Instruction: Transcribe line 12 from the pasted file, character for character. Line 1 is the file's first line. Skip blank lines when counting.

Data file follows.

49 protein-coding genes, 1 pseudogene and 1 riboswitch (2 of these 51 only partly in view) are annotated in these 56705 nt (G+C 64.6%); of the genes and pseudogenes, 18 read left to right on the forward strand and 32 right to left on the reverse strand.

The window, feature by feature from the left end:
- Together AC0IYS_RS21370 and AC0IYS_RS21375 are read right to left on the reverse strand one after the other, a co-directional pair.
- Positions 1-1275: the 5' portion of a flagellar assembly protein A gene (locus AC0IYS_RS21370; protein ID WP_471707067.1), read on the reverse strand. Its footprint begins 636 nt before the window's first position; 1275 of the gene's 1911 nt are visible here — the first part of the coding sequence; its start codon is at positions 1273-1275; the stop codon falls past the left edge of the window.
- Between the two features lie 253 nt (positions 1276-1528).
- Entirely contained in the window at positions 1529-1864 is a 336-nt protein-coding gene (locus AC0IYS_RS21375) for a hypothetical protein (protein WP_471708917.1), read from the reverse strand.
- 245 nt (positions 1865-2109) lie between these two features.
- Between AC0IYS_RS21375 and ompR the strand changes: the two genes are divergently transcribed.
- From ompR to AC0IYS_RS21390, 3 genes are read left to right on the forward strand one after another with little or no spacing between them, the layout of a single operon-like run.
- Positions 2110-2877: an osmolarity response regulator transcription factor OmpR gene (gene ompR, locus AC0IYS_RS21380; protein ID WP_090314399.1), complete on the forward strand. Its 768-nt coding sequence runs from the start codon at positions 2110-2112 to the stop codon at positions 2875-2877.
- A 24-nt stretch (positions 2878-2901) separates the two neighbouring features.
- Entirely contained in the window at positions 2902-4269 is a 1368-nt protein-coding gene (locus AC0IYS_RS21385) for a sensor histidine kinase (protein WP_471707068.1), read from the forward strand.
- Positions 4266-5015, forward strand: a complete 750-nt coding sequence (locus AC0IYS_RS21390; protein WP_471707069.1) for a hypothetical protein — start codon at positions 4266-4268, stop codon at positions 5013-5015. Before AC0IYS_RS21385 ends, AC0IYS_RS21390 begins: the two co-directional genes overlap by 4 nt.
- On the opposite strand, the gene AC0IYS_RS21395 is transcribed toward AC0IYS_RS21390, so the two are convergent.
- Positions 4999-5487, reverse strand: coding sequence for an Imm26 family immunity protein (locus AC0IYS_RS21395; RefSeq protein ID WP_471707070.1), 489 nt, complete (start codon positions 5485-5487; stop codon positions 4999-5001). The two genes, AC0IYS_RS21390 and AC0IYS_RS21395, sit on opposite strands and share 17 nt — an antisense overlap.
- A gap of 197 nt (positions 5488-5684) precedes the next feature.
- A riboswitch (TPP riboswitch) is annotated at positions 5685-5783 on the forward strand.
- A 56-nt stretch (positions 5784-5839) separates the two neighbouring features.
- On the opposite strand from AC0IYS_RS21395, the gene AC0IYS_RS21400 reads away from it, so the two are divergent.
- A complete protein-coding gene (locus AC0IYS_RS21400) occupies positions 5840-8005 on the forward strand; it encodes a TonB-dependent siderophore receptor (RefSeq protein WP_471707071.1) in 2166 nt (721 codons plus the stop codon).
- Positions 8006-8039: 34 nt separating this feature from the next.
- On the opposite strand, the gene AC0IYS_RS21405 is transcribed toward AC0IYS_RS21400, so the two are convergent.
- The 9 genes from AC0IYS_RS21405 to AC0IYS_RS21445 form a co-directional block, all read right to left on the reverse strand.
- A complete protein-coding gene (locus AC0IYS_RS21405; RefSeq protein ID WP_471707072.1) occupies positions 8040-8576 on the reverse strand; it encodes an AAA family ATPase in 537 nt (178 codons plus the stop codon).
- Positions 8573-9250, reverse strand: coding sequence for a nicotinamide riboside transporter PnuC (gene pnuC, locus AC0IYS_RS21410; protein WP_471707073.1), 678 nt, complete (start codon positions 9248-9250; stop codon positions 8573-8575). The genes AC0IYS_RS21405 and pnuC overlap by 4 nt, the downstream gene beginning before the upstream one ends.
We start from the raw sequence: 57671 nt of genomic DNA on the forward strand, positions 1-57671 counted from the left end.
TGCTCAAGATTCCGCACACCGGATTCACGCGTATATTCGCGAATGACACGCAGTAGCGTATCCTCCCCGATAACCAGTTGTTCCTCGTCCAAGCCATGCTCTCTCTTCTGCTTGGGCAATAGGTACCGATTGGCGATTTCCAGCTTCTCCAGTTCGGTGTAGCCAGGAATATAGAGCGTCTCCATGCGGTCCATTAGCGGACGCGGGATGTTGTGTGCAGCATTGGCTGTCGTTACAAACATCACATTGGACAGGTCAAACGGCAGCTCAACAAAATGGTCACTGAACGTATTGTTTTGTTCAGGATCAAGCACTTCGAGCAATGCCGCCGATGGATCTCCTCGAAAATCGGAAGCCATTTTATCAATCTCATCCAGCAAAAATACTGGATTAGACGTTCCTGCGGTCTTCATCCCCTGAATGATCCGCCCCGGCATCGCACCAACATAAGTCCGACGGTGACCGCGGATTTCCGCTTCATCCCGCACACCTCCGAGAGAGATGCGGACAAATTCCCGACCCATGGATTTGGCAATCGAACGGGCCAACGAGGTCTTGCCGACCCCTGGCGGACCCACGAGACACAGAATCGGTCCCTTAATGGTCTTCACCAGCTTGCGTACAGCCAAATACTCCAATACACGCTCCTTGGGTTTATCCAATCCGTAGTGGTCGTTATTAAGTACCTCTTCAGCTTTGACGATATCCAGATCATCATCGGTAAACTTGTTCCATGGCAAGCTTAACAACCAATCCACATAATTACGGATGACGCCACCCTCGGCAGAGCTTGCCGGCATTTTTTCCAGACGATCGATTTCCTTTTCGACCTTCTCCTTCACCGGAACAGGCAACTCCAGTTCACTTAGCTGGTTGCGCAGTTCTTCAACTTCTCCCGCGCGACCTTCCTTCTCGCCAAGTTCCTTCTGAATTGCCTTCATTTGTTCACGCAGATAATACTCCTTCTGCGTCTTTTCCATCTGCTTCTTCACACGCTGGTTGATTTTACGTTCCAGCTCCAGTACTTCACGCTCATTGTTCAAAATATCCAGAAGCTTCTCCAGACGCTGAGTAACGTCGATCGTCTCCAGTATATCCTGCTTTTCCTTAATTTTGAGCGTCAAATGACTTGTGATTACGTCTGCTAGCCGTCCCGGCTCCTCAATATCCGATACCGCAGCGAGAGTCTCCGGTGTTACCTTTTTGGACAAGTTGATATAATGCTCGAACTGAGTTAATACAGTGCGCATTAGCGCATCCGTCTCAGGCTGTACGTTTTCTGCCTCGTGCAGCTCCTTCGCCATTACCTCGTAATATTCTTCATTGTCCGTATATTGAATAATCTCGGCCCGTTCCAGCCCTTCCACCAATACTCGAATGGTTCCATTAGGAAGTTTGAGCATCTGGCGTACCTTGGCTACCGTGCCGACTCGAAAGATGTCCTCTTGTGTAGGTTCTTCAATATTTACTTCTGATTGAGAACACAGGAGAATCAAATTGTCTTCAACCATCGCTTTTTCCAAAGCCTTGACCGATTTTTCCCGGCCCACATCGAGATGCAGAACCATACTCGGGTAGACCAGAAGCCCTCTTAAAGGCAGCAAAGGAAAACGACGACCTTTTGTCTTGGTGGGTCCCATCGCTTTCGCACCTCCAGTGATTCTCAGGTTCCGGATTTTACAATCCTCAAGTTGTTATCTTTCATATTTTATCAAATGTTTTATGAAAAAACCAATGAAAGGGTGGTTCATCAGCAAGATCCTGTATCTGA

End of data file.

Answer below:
- Entirely contained in the window at positions 2902-4269 is a 1368-nt protein-coding gene (locus AC0IYS_RS21385) for a sensor histidine kinase (protein WP_471707068.1), read from the forward strand.